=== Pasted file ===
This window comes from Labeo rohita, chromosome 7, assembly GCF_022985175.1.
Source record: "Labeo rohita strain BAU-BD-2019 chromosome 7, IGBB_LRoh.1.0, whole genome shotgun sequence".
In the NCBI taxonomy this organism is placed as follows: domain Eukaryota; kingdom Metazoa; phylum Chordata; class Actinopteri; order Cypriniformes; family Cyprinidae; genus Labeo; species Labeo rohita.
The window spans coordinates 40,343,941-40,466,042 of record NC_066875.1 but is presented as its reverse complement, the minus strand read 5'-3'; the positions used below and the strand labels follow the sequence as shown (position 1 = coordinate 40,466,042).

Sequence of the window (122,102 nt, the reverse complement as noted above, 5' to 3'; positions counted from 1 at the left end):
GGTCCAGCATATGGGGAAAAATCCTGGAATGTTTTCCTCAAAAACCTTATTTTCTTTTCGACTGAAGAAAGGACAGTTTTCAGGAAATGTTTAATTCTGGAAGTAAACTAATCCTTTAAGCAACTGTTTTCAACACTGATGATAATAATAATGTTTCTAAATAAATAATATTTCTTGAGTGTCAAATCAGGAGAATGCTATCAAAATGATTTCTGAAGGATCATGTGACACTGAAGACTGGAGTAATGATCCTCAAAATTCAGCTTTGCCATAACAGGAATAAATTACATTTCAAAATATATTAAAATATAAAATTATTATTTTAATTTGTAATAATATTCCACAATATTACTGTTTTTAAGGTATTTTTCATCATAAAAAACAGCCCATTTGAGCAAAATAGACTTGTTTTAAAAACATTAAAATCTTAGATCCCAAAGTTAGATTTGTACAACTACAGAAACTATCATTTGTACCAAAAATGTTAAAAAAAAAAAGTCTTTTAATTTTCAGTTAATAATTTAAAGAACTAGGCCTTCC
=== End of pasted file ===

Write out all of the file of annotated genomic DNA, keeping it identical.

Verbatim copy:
This window comes from Labeo rohita, chromosome 7, assembly GCF_022985175.1.
Source record: "Labeo rohita strain BAU-BD-2019 chromosome 7, IGBB_LRoh.1.0, whole genome shotgun sequence".
In the NCBI taxonomy this organism is placed as follows: domain Eukaryota; kingdom Metazoa; phylum Chordata; class Actinopteri; order Cypriniformes; family Cyprinidae; genus Labeo; species Labeo rohita.
The window spans coordinates 40,343,941-40,466,042 of record NC_066875.1 but is presented as its reverse complement, the minus strand read 5'-3'; the positions used below and the strand labels follow the sequence as shown (position 1 = coordinate 40,466,042).

Sequence of the window (122,102 nt, the reverse complement as noted above, 5' to 3'; positions counted from 1 at the left end):
GGTCCAGCATATGGGGAAAAATCCTGGAATGTTTTCCTCAAAAACCTTATTTTCTTTTCGACTGAAGAAAGGACAGTTTTCAGGAAATGTTTAATTCTGGAAGTAAACTAATCCTTTAAGCAACTGTTTTCAACACTGATGATAATAATAATGTTTCTAAATAAATAATATTTCTTGAGTGTCAAATCAGGAGAATGCTATCAAAATGATTTCTGAAGGATCATGTGACACTGAAGACTGGAGTAATGATCCTCAAAATTCAGCTTTGCCATAACAGGAATAAATTACATTTCAAAATATATTAAAATATAAAATTATTATTTTAATTTGTAATAATATTCCACAATATTACTGTTTTTAAGGTATTTTTCATCATAAAAAACAGCCCATTTGAGCAAAATAGACTTGTTTTAAAAACATTAAAATCTTAGATCCCAAAGTTAGATTTGTACAACTACAGAAACTATCATTTGTACCAAAAATGTTAAAAAAAAAAAGTCTTTTAATTTTCAGTTAATAATTTAAAGAACTAGGCCTTCC